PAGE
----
Employment laws in Ireland


This page outlines some of the main pieces of employment legislation in Ireland. You can find the full Acts and Statutory Instruments on irishstatutebook.ie and oireachtas.ie.

Information about your job

The Terms of Employment (Information) Acts 1994–2014 says employers must give employees certain information about their employment, such as a contract of employment, a job description, rate of pay and hours of work.

The General Data Protection Regulation (GDPR) 2018 gives you much more control over your personal data. It also sets out the responsibilities of companies who control and process your data.

The Employment (Miscellaneous Provisions) Act 2018 bans zero-hour contracts in most situations. It also provides for minimum payments and banded hours. The Act states that employers must give employees information on the core terms of employment within 5 days of starting work. The rules were updated by the European Union (Transparent and Predictable Working Conditions) Regulations 2022.

Young people at work

The Protection of Young Persons (Employment) Act 1996 regulates the employment and working conditions of children and young people. You can read more about the rights of young workers.

Terms and conditions of employment

The National Minimum Wage Act 2000 provides for the national minimum wage.

The Payment of Wages Act 1991 gives employees the right to a pay slip showing their gross wages (total pay before deductions) and details of any deductions. The Payment of Wages (Amendment) (Tips and Gratuities) Act 2022 sets out rules about how employers share tips, gratuities and service charges amongst employees. It makes it illegal to use tips or gratuities to make up basic wages.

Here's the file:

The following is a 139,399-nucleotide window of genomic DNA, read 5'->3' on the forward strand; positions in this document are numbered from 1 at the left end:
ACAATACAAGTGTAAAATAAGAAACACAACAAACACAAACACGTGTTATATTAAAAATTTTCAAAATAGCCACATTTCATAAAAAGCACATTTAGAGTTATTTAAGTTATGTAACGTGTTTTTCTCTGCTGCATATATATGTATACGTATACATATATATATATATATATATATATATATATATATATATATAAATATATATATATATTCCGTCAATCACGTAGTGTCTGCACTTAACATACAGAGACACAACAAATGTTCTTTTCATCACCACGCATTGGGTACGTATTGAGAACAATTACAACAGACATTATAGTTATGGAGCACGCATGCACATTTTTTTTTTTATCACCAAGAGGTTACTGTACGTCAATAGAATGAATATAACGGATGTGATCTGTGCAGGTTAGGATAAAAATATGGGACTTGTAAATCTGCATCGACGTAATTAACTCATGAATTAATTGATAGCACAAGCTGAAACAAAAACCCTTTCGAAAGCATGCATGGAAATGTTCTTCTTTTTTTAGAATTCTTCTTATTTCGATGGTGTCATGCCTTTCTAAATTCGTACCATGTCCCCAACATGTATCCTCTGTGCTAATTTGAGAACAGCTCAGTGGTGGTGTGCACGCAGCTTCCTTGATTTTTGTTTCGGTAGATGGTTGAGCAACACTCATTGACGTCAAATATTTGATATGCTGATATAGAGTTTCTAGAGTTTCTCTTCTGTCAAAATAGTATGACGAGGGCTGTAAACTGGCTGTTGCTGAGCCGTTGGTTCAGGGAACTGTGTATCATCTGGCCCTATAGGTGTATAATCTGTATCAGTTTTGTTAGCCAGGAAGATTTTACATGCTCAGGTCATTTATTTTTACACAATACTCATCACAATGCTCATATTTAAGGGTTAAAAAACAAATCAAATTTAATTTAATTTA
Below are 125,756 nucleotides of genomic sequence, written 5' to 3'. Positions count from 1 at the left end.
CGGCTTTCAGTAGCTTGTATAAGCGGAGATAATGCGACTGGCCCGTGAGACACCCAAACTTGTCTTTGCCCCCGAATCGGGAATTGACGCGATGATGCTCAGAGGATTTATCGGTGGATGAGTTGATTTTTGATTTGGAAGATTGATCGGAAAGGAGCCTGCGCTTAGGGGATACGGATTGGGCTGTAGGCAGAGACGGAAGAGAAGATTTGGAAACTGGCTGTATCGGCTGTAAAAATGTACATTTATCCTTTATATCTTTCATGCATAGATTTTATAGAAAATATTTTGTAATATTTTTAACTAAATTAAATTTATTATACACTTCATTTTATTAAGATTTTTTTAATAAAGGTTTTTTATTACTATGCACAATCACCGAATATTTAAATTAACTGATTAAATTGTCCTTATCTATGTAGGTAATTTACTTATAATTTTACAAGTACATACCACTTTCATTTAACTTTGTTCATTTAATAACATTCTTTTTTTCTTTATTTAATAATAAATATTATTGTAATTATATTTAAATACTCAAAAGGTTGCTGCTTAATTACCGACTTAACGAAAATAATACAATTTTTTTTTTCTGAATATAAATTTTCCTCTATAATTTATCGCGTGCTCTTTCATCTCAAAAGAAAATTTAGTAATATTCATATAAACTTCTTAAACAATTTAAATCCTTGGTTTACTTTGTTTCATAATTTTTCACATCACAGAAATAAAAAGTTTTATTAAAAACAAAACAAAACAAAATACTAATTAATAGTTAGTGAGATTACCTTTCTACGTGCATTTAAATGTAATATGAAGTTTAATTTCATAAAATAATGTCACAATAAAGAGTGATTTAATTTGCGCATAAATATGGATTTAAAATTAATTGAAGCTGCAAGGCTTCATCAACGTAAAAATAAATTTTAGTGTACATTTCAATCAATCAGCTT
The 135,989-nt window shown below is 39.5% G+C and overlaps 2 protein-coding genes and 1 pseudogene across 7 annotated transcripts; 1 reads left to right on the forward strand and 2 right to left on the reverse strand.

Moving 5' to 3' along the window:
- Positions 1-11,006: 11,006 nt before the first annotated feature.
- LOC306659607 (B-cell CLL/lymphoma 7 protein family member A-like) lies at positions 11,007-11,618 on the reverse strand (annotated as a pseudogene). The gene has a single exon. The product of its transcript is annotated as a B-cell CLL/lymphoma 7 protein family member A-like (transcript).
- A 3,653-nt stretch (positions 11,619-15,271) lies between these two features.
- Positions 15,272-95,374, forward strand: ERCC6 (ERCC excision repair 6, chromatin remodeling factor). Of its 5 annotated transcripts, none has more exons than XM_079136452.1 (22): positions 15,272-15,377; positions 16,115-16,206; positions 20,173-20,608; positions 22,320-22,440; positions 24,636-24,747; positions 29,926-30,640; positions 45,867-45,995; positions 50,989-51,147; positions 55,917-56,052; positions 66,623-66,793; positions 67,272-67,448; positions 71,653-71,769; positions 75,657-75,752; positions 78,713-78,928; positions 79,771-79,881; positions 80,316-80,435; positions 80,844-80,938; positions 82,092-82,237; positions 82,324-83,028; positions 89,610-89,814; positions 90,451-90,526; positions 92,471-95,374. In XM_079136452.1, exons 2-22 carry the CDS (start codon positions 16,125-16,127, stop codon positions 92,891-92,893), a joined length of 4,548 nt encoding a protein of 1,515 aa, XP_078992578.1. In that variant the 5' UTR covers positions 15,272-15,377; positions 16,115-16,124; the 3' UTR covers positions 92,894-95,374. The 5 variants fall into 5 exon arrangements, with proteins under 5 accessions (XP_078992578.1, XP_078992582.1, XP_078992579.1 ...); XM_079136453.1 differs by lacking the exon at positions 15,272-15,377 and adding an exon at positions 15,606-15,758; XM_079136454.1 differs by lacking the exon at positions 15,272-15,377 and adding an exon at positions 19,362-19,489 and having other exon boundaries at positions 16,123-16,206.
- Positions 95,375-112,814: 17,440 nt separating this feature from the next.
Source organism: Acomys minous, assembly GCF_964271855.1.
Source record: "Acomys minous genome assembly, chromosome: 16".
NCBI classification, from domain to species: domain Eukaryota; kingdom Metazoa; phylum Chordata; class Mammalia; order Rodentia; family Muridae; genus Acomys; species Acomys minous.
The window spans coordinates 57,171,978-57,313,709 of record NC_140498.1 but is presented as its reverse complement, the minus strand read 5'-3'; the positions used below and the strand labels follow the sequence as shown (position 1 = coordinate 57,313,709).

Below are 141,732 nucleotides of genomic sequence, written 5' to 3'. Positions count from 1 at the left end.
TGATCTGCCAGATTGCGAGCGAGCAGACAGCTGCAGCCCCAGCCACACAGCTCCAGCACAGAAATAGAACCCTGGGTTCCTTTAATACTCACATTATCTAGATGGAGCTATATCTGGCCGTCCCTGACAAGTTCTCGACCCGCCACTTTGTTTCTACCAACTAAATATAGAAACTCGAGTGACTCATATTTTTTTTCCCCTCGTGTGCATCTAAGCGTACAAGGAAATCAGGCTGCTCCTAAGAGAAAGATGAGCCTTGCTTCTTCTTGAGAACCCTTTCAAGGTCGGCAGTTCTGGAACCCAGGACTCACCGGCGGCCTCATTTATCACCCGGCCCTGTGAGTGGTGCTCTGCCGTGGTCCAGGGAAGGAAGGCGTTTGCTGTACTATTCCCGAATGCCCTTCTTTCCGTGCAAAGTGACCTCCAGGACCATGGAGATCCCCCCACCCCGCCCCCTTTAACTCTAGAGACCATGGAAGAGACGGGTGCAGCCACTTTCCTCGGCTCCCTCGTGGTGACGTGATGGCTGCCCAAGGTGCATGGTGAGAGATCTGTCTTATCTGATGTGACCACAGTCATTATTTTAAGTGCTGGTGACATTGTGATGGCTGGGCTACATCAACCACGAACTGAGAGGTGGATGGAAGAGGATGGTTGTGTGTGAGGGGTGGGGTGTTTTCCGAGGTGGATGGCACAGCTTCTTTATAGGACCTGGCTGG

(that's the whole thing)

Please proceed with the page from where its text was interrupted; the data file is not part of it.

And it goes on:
The Minimum Notice and Terms of Employment Acts 1973–2005 set out the amount of notice you are entitled to before the termination of employment.

The Industrial Relations (Amendment) Act 2015 provides a framework for workers looking to improve their terms and conditions of employment where collective bargaining is not recognised by their employer. The Act also provides for Registered Employment Agreements (REAs) and Sectoral Employment Orders (SEOs).

Working hours, annual leave and holiday leave

The Organisation of Working Time Act 1997 covers a number of employment conditions, including maximum working hours, night work, annual leave and public holiday leave.

The Organisation of Working Time (Records) (Prescribed Form and Exemptions) Regulations 2001 require employers to keep records of:

  • The number of hours employees work on a daily and weekly basis
  • The amount of leave granted to employees in each week as annual leave or as public holidays
  • Details of the payments in respect of this leave
  • Employees’ starting and finishing times.

Statutory leave

Statutory leave is the minimum amount of paid leave from work that you are legally entitled to. There are different types of statutory leave, including:

Maternity leave

The Maternity Protection (Amendment) Act 2004 provides for paid time off work for ante-natal classes, additional maternity leave, and breastfeeding.